Mystery and crime books from Australia. News, views, reviews, releases and author appearances - crime fiction in Australia. Crime novels, mystery novels, detective stories, police procedural books, thrillers and soft-boiled mysteries

Monday, March 31, 2008

Alibi by Sydney Bauer - The Reading Note Follow-Up

In my previous post about Alibi by Sydney Bauer I was halfway through the book with hopes that it would deliver on the early promises, well...

I have now finished Alibi by Sydney Bauer and thought it would be best to follow up my initial reading notes post. I’m pleased to report that the second half of the book was everything I hoped it would be and more. The anticipated courtroom drama takes place as expected and unfolds as only a battle between lawyers who genuinely don’t like each other can.

There are all sorts of tension-filled dramas going on at the same time, all of which are held together under a tight rein...

And what an ending. You don’t want me to even hint about it so there’s little else to say except…what an ending!

Now that I’ve finished the book I can safely say that Alibi is now my favourite of the 3 Sydney Bauer legal thrillers I’ve read so far.

Thursday, March 27, 2008

Reading Notes : Alibi by Sydney Bauer

I’m just over midway through the new legal thriller by Sydney Bauer titled Alibi (published by Pan Macmillan Australia), which is due to be released April, 2008, so I’ll give you a few of my thoughts and reactions to whet your appetites.

Bear in mind, I have reached a stage in the book where there are numerous possible suspects to choose from, a trial is about to begin that promises to be extremely fiery and an overseas human rights issue is building, so I’m pretty “into it” at the moment.

Firstly, Alibi is Sydney Bauer’s 3rd novel following Undertow and Gospel. All three books are legal thrillers featuring Boston attorney David Cavanaugh. Undertow recently took out the Davitt Award for Best Crime Novel by an Australian Woman in 2006.

Within the first couple of paragraphs of Alibi both Undertow and Gospel are summarised briefly to give those who have read the earlier books a brief refresher and those who haven’t, a short rundown of David Cavanaugh’s credentials.

All of the principal characters have returned in Alibi: Cavanaugh, of course; Sara Davis, his colleague and girlfriend; Lieutenant Joe Mannix; Detective Frank McKay. Also returning is Cavanaugh’s antagonist, the arrogant, smug, over-ambitious, easy-to-hate ADA Roger Katz. (Just finished a particularly enjoyable little confrontation between the two combatants, as a matter of fact).

Setting the Scene

Nineteen year old Deane University student Jessica Nagoshi has been strangled to death and left in the garden of her family home. She is the daughter of a billionaire Japanese businessman so the murder is very high profile and the despised Roger Katz is anxious to have someone arrested and convicted as quickly as possible – next year is an election year, after all.

The arrest is made and David Cavanaugh is on hand to represent a man he is sure is innocent.

As for possible guilty parties at least 3 are tossed into the mix, each of them are credible and each of them have jumped to the top of my suspect least at one stage or another.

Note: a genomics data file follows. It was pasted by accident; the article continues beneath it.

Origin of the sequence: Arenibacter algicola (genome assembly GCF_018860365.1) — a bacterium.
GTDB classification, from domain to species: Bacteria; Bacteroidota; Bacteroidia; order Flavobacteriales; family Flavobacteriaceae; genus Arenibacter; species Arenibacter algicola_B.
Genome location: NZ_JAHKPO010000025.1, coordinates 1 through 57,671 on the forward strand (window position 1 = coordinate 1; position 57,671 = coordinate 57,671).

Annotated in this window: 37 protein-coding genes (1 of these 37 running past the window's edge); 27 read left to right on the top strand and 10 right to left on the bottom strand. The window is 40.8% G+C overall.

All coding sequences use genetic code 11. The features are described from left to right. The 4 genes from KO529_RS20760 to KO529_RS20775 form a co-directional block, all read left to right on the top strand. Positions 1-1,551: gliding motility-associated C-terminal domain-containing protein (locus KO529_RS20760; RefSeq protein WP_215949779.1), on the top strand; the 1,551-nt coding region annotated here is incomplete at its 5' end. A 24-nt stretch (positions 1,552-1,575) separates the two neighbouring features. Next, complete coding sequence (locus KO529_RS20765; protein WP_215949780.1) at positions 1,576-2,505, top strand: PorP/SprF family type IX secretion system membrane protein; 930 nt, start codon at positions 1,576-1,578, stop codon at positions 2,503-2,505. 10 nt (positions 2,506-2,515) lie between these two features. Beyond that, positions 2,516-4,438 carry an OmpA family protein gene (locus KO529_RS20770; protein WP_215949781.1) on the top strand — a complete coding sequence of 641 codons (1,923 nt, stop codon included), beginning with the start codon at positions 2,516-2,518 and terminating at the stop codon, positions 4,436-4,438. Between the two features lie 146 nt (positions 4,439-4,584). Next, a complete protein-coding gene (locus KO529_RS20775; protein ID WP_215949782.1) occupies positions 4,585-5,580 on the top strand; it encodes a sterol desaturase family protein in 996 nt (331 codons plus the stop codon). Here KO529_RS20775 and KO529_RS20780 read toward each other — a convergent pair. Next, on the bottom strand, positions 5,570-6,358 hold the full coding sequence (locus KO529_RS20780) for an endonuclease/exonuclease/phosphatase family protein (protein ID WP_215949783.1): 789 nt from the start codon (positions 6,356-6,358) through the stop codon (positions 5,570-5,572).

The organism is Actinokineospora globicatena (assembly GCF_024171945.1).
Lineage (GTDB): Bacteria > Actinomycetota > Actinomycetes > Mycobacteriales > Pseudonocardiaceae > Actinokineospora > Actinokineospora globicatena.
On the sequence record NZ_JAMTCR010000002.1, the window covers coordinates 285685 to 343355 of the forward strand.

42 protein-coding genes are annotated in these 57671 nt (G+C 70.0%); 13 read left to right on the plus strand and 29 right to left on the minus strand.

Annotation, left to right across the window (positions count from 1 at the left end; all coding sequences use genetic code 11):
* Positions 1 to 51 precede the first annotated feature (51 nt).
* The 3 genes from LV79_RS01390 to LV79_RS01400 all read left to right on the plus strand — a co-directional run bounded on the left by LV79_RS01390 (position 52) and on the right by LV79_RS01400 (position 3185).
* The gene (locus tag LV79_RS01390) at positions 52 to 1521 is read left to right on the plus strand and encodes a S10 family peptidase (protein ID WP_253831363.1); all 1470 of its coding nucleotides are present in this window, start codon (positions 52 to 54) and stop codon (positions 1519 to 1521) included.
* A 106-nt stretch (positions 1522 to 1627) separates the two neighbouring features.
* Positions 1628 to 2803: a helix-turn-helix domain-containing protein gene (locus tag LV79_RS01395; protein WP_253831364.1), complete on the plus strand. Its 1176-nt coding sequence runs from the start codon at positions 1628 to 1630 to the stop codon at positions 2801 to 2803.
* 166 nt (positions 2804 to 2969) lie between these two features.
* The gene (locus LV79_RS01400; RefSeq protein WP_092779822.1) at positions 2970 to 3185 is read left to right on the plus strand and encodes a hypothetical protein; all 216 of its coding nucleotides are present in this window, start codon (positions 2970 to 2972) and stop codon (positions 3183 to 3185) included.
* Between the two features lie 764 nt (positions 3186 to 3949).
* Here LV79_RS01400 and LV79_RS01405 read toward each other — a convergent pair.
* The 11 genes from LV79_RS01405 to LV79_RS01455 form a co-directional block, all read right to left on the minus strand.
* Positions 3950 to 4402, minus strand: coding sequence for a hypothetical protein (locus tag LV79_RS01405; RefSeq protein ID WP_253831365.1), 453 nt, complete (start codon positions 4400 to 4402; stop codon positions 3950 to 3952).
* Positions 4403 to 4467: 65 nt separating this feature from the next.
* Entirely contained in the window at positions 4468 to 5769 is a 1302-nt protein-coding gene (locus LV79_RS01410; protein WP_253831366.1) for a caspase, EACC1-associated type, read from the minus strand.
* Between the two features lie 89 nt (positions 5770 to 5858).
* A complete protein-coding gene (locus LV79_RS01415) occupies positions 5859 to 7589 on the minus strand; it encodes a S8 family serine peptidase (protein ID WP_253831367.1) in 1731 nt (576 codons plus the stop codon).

My Own Impressions

Alibi has succeeded in hooking me, well and truly, with the prospect of an emotion-charged courtroom stoush if the offing. The lead up has been engrossing thanks to the vast array of scenarios that have been set up.

The first 150 pages had me in mind of the television show Law And Order with the police doing their bit tracking down suspects, interviewing witnesses and friends and putting together some sort of case to make an arrest. The only difference here is that even the police, who are supposed to be on the District Attorney’s side, hate Roger Katz. So you’ve got a situation in which antagonism and resentment pretty much rules the day.

As I said earlier, I haven’t finished the book, so I can’t exactly proclaim it the best that Sydney Bauer has written just yet, but it’s definitely heading that way. It moves as smoothly as anything John Grisham writes and is full of the kinds of hidden complexities that marks Scott Turow’s legal thrillers.

Wednesday, March 26, 2008

The Broken Shore is still Winning People Over

It's a rare book that can take someone from the impression that "this is not for me" right through to "Temple has gone onto my must read list", but that's exactly the impact that Peter Temple's The Broken Shore has had at Table Talk as part of the blog's Awards Project.

In one of the more articulate reviews of the book I have read the reviewer gets straight to the crux of what makes Peter Temple's books so darn readable, his social commentary and insight and his compelling use of language.

Peter Temple has that ability to take you from indifference to devotion in the space of around 350 pages.

By the way, it's worth visiting the Table Talk blog just to enjoy the serene uncluttered orderliness of a very nicely designed and presented blog. I really enjoyed my visit there.

Monday, March 17, 2008

Reading Notes : Harum Scarum by Felicity Young

Harum Scarum is the third crime novel by Felicity Young. The first two are titled A Certain Malice (pub. Creme de la Crime) & An Easeful Death (pub. Fremantle Press).

This is the second Detective Stevie Hooper book and is the sequel to An Easeful Death.

Set in Perth, Australia.

Protagonist is Detective Sergeant Stevie Hooper who worked in the Serious Crimes Squad in the first book but now has moved across to the Sex Crimes, Cyber Predator Team.